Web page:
The Piriformis: Getting to the Bottom of It


The piriformis muscle is an important piece of the puzzle to rule out whenever assessing low back, hip, and/or lower extremity pain. When indicated, a correctly placed acupuncture needle into the piriformis can promote positive clinical outcomes. In many patients, palpation of this muscle can prove to be difficult. Precise needle depth is required to achieve the desired benefit when performing acupuncture locally to this muscle.

As a general rule, if you can palpate the piriformis clearly it is likely taut and hyperactive (1). Unfortunately, it is not always that simple. On occasion, body habitus can make efforts to isolate the piriformis seem trivial. There are many landmark techniques that have been reported in the literature which can be helpful in pinpointing this muscle correctly. A couple of examples have been listed below.

A) Draw a line from the PSIS to the greater trochanter of the femur. Reference points will lie at a distance of 1/3 and 2/3 along this line. Insertion points are located 1-3 cm below this reference line (2).

B) Follow the line connecting the PSIS and the superior aspect of the greater trochanter to locate the superior portion of the piriformis muscle belly. Divide the PSIS and sacral horn distance into thirds. The junction of the middle and lower thirds will be used to draw a line to the greater trochanter to locate the inferior portion of the piriformis muscle belly (3).

(Blue lines indicate landmark reference lines and purple arrows indicate piriformis location)

When needling trigger points on the piriformis muscle, appropriate depth of the acupuncture needle is essential. This is especially true when needling the medial portion of the muscle belly which lies deep to the gluteus maximus.

The gluteus maximus is approximately 0.9-1.0" thick in a neutral resting position (4,5). The subcutaneous tissue overlying the glutues maximus varies greatly between individuals. In overweight to severely obese individuals, the subcutaneus tissue can range anywhere from 4.6 - 7.8 cm in thickness. In essence, you would need 2.7 - 3.9" of needle length to penetrate the gluteus maximus to reach the piriformis in this patient population (7). Therefore, a 75-100 mm length needle is required.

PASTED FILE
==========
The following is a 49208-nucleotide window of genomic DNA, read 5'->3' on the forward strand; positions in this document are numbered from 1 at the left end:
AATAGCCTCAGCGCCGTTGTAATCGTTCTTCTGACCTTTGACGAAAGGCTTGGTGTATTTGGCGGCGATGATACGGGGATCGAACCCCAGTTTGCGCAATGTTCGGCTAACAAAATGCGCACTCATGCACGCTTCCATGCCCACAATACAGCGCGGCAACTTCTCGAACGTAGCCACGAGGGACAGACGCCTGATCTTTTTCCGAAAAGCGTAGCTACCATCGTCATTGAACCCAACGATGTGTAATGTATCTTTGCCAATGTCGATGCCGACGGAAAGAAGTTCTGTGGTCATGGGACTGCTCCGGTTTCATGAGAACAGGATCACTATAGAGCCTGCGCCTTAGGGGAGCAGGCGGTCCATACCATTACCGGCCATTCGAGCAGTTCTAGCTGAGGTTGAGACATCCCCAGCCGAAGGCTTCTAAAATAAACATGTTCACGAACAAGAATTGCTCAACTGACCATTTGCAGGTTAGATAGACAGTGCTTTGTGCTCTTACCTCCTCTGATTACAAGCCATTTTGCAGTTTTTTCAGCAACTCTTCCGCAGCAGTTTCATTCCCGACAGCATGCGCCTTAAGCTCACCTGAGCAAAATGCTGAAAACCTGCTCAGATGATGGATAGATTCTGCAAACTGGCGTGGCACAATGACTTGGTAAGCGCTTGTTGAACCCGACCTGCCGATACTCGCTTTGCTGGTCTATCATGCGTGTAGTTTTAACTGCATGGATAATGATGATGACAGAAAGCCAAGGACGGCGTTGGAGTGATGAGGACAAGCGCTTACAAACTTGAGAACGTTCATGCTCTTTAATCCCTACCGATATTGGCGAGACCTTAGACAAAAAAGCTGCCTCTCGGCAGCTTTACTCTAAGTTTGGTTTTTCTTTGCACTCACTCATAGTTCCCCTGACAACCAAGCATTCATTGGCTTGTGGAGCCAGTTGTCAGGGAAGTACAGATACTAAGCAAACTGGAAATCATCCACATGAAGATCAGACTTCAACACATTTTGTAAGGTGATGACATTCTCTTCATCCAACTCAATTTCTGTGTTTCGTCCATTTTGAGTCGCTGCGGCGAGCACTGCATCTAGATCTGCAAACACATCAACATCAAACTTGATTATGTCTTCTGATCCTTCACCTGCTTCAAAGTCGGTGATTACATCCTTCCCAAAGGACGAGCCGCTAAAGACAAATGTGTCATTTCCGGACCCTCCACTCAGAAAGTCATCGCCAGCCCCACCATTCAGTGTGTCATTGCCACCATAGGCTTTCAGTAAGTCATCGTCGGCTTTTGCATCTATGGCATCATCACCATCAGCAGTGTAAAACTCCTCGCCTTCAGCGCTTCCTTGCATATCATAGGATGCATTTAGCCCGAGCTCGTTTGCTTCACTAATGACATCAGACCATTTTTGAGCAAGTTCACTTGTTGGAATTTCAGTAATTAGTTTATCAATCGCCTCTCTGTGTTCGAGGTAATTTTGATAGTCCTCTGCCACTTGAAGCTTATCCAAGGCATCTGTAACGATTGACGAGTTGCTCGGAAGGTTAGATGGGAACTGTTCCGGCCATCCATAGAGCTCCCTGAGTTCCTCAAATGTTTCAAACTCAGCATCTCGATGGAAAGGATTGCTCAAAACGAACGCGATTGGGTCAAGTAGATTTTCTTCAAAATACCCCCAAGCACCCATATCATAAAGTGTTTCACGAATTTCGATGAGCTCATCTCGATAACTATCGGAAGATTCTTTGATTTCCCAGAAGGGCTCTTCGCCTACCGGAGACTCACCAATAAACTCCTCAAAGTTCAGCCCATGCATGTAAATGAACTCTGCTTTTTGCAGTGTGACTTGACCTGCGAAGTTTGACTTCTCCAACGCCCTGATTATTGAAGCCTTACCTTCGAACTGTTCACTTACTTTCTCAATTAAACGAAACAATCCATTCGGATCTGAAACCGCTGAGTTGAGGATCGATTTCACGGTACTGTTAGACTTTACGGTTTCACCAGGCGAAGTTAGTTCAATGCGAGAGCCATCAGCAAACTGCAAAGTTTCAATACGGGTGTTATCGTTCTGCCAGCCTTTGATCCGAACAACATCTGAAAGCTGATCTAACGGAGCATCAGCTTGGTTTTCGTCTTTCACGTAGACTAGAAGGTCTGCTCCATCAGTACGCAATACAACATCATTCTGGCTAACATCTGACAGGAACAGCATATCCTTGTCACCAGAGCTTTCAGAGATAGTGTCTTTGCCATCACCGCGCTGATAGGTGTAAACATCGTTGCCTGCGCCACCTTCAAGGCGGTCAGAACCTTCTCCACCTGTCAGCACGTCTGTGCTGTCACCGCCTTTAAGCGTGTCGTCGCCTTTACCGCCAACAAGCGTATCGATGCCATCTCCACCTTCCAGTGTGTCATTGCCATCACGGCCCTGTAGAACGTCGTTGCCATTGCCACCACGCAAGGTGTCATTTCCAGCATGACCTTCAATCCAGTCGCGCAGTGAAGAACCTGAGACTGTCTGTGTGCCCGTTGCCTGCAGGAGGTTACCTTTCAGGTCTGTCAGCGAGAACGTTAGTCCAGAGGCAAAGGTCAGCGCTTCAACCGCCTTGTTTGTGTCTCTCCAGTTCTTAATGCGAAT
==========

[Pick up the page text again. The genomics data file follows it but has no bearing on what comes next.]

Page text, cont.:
With this in mind, a 75 mm can accurately target the piriformis in a majority of patients and may be the ideal needle length for most people. In fact, a recent cadaver study demonstrated that a 75 mm needle could accurately penetrate the piriformis without adversely puncturing the underlying sciatic nerve 84% of the time when using the landmark technique suggested by Reinchart above (3,6). A 100+ mm needle is appropriate for severely obese patients who demonstrate thicker layers of subcutaneous tissue. A 50 mm is effective in reaching the piriformis accurately in individuals with a BMI in the normal range or lower with less subcutaneous tissue in the gluteal region.

While crunching the numbers on needle depth may seem trivial, it is necessary for acupuncturists to exercise surgical precision in regards to needling technique. The classics of Chinese Medicine advise practitioners to avoid needling too deep or superficial to the target tissue to avoid unnecessary injury to underlying or overlying structures. With respect to the piriformis, needling too deep may inadvertently strike the sciatic nerve causing unnecessary paresthesia or the possibility of neuropraxia. Needling too superficial poses little risk other than being ineffective.

1. Janda V., Muscle Function Testing. Butterworths; 1983; p. 237.

2. T. O’Conner et al. Atlas of Pain Injection Tecniques, 2nd ed. 2014

3. Reichert R. Palpation techniques: Surface anatomy for physical therapists. Stuttgart: Thieme; 2011; p. 229–231.

4. Jeong Ju-Ri et al.Reliability of rehabilitative ultrasound imaging for measuring the gluteus maximus muscle at rest and during contraction. Phys Ther Rehabil Sci 2017, 6 (1), 7-13

5. T. Ikezoe, et al. Atrophy of the lower limbs in elderly women: Is it related to walking ability? Eur J Appl Physiol.2011

6. Kearns G, et al. Accuracy and safety of dry needle placement in the piriformis muscle in cadavers. Journal of Manual & Manipulative therapy, 2018 vol. 26, no. 2, 89–96.

7. A. Zayback, et al. Examination of subcutaneous tissue thickness in the thigh site for intramuscular injection in obese individuals. J Ultrasound Med 2015; 34:1657-1662


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